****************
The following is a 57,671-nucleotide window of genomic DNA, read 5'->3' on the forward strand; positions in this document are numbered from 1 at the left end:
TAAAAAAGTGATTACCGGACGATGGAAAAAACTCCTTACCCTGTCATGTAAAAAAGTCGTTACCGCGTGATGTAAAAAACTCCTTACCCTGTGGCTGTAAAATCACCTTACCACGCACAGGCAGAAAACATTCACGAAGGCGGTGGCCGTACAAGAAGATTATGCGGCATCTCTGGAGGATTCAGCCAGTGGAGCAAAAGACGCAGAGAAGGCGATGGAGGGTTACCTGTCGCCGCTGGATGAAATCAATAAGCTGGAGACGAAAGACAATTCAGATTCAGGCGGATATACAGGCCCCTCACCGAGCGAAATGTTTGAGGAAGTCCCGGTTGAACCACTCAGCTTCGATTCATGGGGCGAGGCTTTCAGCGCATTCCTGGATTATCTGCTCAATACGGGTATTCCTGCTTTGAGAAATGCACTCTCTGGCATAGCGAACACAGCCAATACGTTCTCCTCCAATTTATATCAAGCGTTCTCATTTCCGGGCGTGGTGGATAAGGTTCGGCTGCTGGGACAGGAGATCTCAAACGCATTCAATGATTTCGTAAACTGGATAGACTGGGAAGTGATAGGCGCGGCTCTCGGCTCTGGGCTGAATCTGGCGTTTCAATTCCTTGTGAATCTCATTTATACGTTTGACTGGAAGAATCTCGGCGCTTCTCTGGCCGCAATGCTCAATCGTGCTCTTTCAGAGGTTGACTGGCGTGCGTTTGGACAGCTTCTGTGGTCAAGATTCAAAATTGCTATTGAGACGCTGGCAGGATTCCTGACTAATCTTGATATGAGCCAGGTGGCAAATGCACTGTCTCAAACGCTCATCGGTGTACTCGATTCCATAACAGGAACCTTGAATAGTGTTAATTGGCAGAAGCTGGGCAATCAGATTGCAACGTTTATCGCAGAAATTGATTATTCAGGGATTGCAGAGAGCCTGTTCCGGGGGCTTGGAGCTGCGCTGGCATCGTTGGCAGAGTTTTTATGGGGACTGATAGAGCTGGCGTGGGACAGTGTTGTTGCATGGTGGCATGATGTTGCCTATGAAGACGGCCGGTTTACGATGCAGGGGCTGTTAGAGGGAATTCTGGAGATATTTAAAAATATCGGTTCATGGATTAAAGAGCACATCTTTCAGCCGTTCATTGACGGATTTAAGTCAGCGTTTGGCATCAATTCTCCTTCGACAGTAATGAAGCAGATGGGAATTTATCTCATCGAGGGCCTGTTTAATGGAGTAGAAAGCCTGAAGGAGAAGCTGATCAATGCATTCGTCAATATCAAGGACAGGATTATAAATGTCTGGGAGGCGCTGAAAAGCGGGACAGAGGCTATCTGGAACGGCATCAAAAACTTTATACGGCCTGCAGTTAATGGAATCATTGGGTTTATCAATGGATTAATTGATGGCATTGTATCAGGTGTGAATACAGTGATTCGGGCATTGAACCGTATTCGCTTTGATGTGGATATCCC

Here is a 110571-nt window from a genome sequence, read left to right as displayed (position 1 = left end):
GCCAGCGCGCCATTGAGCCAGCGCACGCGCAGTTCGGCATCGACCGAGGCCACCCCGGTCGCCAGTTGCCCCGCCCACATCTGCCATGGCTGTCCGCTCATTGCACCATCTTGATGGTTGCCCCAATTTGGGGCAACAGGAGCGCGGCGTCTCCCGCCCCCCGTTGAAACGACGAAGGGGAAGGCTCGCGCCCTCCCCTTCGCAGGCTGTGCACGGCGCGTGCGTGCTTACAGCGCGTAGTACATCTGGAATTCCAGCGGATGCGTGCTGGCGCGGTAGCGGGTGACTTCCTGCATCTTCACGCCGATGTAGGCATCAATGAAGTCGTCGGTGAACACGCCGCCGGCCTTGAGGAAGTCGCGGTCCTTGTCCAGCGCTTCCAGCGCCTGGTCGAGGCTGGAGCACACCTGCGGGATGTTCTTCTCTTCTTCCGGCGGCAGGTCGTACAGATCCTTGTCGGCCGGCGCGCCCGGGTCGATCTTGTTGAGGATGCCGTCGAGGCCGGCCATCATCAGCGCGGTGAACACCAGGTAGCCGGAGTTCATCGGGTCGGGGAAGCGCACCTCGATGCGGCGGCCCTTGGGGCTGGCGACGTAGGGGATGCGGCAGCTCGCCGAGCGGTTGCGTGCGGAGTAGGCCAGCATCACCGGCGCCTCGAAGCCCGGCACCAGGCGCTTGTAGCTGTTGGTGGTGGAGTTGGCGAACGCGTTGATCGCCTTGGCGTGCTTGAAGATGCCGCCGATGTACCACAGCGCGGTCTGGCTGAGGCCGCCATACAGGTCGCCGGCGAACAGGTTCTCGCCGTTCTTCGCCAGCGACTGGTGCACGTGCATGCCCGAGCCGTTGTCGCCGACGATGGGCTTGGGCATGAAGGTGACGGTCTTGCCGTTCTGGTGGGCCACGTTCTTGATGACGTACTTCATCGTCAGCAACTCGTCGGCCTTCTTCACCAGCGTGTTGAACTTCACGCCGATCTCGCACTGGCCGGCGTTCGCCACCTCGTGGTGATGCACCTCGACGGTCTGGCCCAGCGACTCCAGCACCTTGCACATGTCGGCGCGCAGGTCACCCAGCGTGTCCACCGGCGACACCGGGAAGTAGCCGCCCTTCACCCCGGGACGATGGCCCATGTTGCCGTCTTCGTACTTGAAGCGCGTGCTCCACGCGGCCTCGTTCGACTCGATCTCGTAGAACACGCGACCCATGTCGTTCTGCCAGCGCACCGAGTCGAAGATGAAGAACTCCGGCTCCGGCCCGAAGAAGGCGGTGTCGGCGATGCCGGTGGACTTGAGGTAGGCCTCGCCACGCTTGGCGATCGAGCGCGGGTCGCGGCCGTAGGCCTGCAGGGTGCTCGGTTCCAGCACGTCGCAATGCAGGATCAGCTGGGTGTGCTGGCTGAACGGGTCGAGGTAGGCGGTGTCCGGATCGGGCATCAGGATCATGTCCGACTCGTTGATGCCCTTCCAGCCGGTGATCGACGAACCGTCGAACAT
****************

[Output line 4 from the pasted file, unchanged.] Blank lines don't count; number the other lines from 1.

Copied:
GCCAGCGCGCCATTGAGCCAGCGCACGCGCAGTTCGGCATCGACCGAGGCCACCCCGGTCGCCAGTTGCCCCGCCCACATCTGCCATGGCTGTCCGCTCATTGCACCATCTTGATGGTTGCCCCAATTTGGGGCAACAGGAGCGCGGCGTCTCCCGCCCCCCGTTGAAACGACGAAGGGGAAGGCTCGCGCCCTCCCCTTCGCAGGCTGTGCACGGCGCGTGCGTGCTTACAGCGCGTAGTACATCTGGAATTCCAGCGGATGCGTGCTGGCGCGGTAGCGGGTGACTTCCTGCATCTTCACGCCGATGTAGGCATCAATGAAGTCGTCGGTGAACACGCCGCCGGCCTTGAGGAAGTCGCGGTCCTTGTCCAGCGCTTCCAGCGCCTGGTCGAGGCTGGAGCACACCTGCGGGATGTTCTTCTCTTCTTCCGGCGGCAGGTCGTACAGATCCTTGTCGGCCGGCGCGCCCGGGTCGATCTTGTTGAGGATGCCGTCGAGGCCGGCCATCATCAGCGCGGTGAACACCAGGTAGCCGGAGTTCATCGGGTCGGGGAAGCGCACCTCGATGCGGCGGCCCTTGGGGCTGGCGACGTAGGGGATGCGGCAGCTCGCCGAGCGGTTGCGTGCGGAGTAGGCCAGCATCACCGGCGCCTCGAAGCCCGGCACCAGGCGCTTGTAGCTGTTGGTGGTGGAGTTGGCGAACGCGTTGATCGCCTTGGCGTGCTTGAAGATGCCGCCGATGTACCACAGCGCGGTCTGGCTGAGGCCGCCATACAGGTCGCCGGCGAACAGGTTCTCGCCGTTCTTCGCCAGCGACTGGTGCACGTGCATGCCCGAGCCGTTGTCGCCGACGATGGGCTTGGGCATGAAGGTGACGGTCTTGCCGTTCTGGTGGGCCACGTTCTTGATGACGTACTTCATCGTCAGCAACTCGTCGGCCTTCTTCACCAGCGTGTTGAACTTCACGCCGATCTCGCACTGGCCGGCGTTCGCCACCTCGTGGTGATGCACCTCGACGGTCTGGCCCAGCGACTCCAGCACCTTGCACATGTCGGCGCGCAGGTCACCCAGCGTGTCCACCGGCGACACCGGGAAGTAGCCGCCCTTCACCCCGGGACGATGGCCCATGTTGCCGTCTTCGTACTTGAAGCGCGTGCTCCACGCGGCCTCGTTCGACTCGATCTCGTAGAACACGCGACCCATGTCGTTCTGCCAGCGCACCGAGTCGAAGATGAAGAACTCCGGCTCCGGCCCGAAGAAGGCGGTGTCGGCGATGCCGGTGGACTTGAGGTAGGCCTCGCCACGCTTGGCGATCGAGCGCGGGTCGCGGCCGTAGGCCTGCAGGGTGCTCGGTTCCAGCACGTCGCAATGCAGGATCAGCTGGGTGTGCTGGCTGAACGGGTCGAGGTAGGCGGTGTCCGGATCGGGCATCAGGATCATGTCCGACTCGTTGATGCCCTTCCAGCCGGTGATCGACGAACCGTCGAACAT